We also note that because Williams was transferred to a different prison subsequent to the filing of his complaint, his request for injunctive relief is now moot. See Secretary of Labor v. Burger King Corp., 955 F.2d 681, 685 (11th Cir.1992); Cooper v. Sheriff, Lubbock County, 929 F.2d 1078, 1084 (5th Cir.1991) (per curiam).


Upon review, we conclude that summary judgment was proper as there is no genuine issue of material fact and defendant Pretzer is entitled to judgment as a matter of law. Canderm Pharmacal, Ltd. v. Elder Pharmaceuticals, Inc., 862 F.2d 597, 601 (6th Cir.1988).


It is well settled that government officials may not retaliate against persons who have participated in constitutionally protected conduct. See Mt. Healthy City Sch. Dist. Bd. of Educ. v. Doyle, 429 U.S. 274, 287 (1977). In order to prevail on his substantive due process claim, Williams must establish that defendant Pretzer's actions, i.e., preparation of the negative work evaluation, constituted an "egregious abuse of governmental power" or that such actions otherwise "shocked the conscience." See id.

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Williams's claim of retaliation is without merit. Even if the court concludes that Williams met his initial burden of showing retaliation, defendant Pretzer has presented evidence establishing that her negative evaluation of Williams's work performance would not have been different absent Williams's alleged complaints about Pretzer's conduct. As noted by the district court, the evidence presented by both parties shows that Williams was not terminated based on the work evaluation submitted by defendant Pretzer alone. Defendant Pretzer's evaluation of inadequate performance was corroborated by other administrative staff. Defendant Zummer, acting as classification director at the time of Williams's evaluation, considered written reports submitted by other corrections officers and spoke with several administrative staff members before terminating Williams for inadequate work performance on November 18, 1991. After termination, defendant Zummer interviewed Williams on November 19, 1991. In addition, a classification re-hearing was conducted on November 19, 1991, and Williams employed the grievance procedure regarding the termination. In the face of this evidence, Williams was required to present significant probative evidence in support of his complaint asserting this claim in order to defeat defendant Pretzer's motion for summary judgment. See Anderson v. Liberty Lobby, Inc., 477 U.S. 242, 249 (1986). Williams did not present any such evidence. Therefore, summary judgment was proper on this claim.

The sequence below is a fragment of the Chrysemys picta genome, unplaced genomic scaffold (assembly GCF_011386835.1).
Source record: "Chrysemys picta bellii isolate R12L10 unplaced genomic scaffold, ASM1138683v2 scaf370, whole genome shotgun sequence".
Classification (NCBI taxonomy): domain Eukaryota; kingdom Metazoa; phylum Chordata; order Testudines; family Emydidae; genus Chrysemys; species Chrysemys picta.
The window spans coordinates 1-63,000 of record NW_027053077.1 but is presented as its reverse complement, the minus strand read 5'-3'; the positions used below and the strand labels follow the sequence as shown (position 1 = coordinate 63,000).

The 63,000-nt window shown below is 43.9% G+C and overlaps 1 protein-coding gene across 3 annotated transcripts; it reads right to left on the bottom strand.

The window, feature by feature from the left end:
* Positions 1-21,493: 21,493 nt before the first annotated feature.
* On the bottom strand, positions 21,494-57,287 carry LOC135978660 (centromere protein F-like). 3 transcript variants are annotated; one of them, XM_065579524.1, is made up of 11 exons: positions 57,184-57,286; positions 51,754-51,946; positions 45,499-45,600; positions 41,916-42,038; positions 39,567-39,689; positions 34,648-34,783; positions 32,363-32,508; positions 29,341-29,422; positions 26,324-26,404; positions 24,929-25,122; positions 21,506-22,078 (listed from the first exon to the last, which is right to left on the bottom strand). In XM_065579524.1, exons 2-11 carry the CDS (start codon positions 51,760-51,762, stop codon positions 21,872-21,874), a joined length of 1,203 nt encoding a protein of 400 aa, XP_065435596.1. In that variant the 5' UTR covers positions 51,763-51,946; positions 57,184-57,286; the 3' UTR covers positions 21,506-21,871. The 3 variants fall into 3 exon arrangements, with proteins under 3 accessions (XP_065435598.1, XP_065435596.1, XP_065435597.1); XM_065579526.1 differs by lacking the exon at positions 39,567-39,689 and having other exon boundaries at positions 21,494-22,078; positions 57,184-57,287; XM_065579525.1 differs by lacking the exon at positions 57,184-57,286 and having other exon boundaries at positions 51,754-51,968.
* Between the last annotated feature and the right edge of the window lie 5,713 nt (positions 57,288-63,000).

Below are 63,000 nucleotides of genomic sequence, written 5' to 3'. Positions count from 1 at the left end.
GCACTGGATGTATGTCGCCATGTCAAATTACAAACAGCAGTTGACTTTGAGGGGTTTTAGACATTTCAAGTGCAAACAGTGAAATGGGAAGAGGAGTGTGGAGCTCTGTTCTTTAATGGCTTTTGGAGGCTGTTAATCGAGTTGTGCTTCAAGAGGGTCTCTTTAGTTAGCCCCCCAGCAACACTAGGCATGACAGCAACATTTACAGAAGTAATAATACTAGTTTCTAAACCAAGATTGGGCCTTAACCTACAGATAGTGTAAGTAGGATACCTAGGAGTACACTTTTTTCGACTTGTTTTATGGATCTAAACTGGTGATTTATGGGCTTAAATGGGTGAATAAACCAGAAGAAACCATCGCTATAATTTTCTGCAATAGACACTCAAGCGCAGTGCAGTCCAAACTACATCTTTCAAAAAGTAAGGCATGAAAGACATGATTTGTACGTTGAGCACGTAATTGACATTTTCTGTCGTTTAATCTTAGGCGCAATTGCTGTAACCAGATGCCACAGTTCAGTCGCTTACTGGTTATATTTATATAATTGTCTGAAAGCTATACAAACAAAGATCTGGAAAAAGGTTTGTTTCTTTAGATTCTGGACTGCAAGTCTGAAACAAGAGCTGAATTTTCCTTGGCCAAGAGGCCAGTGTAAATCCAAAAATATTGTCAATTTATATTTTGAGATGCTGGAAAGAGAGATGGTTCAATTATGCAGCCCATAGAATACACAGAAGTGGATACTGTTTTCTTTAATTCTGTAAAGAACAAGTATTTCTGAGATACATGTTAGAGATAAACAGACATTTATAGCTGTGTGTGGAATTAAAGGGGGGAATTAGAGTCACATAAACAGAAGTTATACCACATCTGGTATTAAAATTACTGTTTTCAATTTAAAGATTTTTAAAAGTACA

Finally, because Williams has failed to show that defendant Pretzer violated any of his established statutory or constitutional rights, summary judgment is also proper on the ground that defendant Pretzer is entitled to qualified immunity. See Harlow v. Fitzgerald, 457 U.S. 800, 818 (1982).


For the foregoing reasons, the district court's judgment is affirmed pursuant to Rule 9(b)(3), Rules of the Sixth Circuit.